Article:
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Setenil de las Bodegas is a small town in the province of Cadiz, bordering the providence of Malaga in southern Spain. According to the 2018 census, its population is made up of about 2800 welcoming Spaniards.
We knew we had to visit this unfamiliar town once we saw the spectacular images online.
Getting to Setenil de Las Bodegas
To reach Setenil de las Bodegas we drove an hour and forty-five minutes from Seville along narrow, winding roads past mountains and cliffs. The GPS gave us three routes to choose from.
We took the back roads which allowed us to enjoy the natural landscape and glimpse the “Ruta de Los Pueblos Blancos” (White Town Route). Other than a couple of tourist buses, traffic was non-existent. Frankly, I thought we were lost until I saw the tourist buses.
It is best to arrive early as parking is scarce in the small town. The nearest parking spot we found was within 2 miles of the popular streets of “Calle Cueva del Sol” (Sun Cave Street) and “Calle Cueva de la Sombra” (Shade Cave Street).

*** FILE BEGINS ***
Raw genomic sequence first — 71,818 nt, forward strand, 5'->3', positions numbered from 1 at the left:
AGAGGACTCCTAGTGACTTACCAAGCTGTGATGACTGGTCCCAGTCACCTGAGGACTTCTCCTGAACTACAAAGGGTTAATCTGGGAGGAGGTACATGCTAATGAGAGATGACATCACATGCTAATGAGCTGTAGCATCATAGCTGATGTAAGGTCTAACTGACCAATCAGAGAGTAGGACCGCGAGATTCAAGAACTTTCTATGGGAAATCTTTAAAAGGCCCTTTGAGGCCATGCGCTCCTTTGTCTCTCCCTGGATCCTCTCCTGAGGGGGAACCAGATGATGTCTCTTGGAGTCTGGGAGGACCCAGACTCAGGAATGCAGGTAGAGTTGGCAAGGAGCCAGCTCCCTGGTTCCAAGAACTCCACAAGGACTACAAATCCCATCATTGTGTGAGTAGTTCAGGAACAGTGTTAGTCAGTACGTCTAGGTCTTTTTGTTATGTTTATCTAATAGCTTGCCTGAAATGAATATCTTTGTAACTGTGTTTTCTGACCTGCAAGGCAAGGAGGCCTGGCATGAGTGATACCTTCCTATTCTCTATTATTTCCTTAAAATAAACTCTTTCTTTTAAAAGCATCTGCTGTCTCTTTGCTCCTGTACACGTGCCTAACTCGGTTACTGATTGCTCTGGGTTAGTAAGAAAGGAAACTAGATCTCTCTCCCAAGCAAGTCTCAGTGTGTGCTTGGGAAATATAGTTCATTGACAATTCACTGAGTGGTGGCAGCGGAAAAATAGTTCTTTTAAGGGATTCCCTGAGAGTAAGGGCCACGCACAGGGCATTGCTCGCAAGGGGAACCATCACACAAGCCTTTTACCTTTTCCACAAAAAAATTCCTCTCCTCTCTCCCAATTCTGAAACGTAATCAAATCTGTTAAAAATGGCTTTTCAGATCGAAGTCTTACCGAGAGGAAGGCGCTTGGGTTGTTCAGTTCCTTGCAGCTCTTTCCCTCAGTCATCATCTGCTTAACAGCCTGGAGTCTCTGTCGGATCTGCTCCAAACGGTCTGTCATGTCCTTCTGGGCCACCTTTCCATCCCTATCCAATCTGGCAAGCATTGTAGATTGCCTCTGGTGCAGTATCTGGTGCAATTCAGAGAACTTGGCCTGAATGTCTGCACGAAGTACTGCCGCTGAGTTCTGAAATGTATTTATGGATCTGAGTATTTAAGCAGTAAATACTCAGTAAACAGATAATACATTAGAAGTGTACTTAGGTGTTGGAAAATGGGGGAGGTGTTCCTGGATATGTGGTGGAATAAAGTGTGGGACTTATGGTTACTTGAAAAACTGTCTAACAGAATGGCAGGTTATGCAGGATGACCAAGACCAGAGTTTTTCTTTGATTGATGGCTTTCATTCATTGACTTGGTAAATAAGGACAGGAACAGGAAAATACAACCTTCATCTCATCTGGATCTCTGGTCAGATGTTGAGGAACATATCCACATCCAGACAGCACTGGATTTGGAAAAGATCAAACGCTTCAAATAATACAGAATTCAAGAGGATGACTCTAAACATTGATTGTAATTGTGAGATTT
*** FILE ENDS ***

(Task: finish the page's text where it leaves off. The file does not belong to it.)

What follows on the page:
About Setenil de Las Bodegas
Setenil de Las Bodegas is a place like no other. Established in the early 14th century, they built whitewashed houses and shops into the cliffs. The house roofs are the overhanging cliffs and the inside of the homes and shops are rock walls.
The individual nooks are small but proper for their use. Basically, all they need to build is a facade. Are they safe to live in? I’m sure they are. After all, they have been there since the 14th century.
There is a river, “Rio Trejo,” that divides the two main roads. It is steep with very little water flowing. One side of the river is Calle Cueva del Sol, where the cliff overhangs the residences and shops, but it’s not a completely closed cave.
On the other side of the river is Calle Cueva de la Sombra. With cliffs on both sides, Calle Cueva de la Sombra is a pass-thru cave with residences and shops throughout. These streets are very narrow and open to vehicle travel, but it is only for residents and deliveries.